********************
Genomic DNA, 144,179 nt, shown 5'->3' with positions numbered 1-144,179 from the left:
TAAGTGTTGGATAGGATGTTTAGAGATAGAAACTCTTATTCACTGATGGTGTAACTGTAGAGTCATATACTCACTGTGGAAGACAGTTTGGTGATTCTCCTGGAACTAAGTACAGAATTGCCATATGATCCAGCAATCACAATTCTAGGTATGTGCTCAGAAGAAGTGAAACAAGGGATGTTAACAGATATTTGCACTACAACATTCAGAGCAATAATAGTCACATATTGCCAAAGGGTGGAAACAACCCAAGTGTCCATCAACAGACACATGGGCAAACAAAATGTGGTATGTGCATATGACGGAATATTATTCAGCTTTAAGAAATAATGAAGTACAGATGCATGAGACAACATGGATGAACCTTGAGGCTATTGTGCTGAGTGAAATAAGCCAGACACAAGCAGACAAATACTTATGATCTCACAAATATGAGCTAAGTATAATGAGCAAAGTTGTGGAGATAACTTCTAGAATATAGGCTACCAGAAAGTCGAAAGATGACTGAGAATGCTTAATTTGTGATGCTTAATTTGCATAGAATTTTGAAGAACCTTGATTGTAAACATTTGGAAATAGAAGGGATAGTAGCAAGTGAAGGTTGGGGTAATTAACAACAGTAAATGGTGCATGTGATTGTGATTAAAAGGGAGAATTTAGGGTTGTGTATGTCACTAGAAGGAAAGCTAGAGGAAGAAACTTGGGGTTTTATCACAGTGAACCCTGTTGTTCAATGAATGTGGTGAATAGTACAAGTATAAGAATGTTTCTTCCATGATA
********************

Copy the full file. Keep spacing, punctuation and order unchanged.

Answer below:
Genomic DNA, 144,179 nt, shown 5'->3' with positions numbered 1-144,179 from the left:
TAAGTGTTGGATAGGATGTTTAGAGATAGAAACTCTTATTCACTGATGGTGTAACTGTAGAGTCATATACTCACTGTGGAAGACAGTTTGGTGATTCTCCTGGAACTAAGTACAGAATTGCCATATGATCCAGCAATCACAATTCTAGGTATGTGCTCAGAAGAAGTGAAACAAGGGATGTTAACAGATATTTGCACTACAACATTCAGAGCAATAATAGTCACATATTGCCAAAGGGTGGAAACAACCCAAGTGTCCATCAACAGACACATGGGCAAACAAAATGTGGTATGTGCATATGACGGAATATTATTCAGCTTTAAGAAATAATGAAGTACAGATGCATGAGACAACATGGATGAACCTTGAGGCTATTGTGCTGAGTGAAATAAGCCAGACACAAGCAGACAAATACTTATGATCTCACAAATATGAGCTAAGTATAATGAGCAAAGTTGTGGAGATAACTTCTAGAATATAGGCTACCAGAAAGTCGAAAGATGACTGAGAATGCTTAATTTGTGATGCTTAATTTGCATAGAATTTTGAAGAACCTTGATTGTAAACATTTGGAAATAGAAGGGATAGTAGCAAGTGAAGGTTGGGGTAATTAACAACAGTAAATGGTGCATGTGATTGTGATTAAAAGGGAGAATTTAGGGTTGTGTATGTCACTAGAAGGAAAGCTAGAGGAAGAAACTTGGGGTTTTATCACAGTGAACCCTGTTGTTCAATGAATGTGGTGAATAGTACAAGTATAAGAATGTTTCTTCCATGATA